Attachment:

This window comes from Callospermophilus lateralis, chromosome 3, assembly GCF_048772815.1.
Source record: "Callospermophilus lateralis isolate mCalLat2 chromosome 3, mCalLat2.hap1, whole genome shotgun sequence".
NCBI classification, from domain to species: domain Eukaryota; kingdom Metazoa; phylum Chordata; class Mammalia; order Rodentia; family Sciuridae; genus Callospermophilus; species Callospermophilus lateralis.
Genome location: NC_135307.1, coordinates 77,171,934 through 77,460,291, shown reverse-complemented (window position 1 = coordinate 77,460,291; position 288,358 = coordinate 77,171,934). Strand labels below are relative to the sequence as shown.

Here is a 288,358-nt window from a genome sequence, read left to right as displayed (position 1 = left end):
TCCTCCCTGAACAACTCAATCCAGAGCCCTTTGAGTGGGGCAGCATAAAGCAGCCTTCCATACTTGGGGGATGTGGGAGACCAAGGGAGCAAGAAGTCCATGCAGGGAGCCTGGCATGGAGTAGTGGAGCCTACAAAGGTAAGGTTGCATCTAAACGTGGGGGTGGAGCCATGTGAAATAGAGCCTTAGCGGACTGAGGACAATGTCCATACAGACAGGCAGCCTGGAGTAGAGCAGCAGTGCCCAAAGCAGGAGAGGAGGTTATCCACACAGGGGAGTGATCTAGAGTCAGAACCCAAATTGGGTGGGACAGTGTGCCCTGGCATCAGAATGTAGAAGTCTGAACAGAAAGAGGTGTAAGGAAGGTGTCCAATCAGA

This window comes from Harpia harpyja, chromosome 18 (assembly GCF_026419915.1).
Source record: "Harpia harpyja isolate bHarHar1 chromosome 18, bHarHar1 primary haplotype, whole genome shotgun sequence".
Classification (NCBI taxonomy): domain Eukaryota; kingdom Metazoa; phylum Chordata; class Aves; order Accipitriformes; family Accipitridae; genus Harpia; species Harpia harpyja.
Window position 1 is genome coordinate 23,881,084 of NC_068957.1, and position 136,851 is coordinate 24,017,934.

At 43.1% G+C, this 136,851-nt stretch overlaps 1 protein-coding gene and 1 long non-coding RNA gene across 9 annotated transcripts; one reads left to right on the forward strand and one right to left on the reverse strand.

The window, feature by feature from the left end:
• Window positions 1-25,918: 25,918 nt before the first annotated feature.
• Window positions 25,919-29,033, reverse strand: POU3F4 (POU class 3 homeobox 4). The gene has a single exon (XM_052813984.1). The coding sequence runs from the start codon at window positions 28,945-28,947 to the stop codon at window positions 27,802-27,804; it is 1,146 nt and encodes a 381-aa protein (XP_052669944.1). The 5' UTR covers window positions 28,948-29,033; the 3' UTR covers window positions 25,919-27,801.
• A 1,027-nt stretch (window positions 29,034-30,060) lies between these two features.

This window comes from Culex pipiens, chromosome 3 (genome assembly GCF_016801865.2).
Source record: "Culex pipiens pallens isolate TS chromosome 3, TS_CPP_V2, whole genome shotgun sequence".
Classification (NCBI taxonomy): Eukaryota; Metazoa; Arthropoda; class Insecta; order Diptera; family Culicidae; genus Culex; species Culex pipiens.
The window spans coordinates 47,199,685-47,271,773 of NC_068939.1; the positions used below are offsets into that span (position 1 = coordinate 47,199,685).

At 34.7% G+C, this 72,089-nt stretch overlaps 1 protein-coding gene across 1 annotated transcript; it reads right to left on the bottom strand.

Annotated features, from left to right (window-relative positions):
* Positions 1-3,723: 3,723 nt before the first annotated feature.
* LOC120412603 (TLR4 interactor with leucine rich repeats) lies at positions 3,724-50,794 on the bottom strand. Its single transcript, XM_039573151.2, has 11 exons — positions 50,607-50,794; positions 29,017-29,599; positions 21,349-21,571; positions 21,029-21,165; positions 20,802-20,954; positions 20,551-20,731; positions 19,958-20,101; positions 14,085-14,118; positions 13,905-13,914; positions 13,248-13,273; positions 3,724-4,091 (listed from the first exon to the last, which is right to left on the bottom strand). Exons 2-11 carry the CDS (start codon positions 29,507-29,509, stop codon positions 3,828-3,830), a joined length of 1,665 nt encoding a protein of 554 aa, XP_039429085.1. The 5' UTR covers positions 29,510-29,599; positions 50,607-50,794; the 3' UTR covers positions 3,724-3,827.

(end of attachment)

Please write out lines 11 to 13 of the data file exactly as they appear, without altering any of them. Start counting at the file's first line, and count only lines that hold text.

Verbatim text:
At 43.1% G+C, this 136,851-nt stretch overlaps 1 protein-coding gene and 1 long non-coding RNA gene across 9 annotated transcripts; one reads left to right on the forward strand and one right to left on the reverse strand.

The window, feature by feature from the left end:
• Window positions 1-25,918: 25,918 nt before the first annotated feature.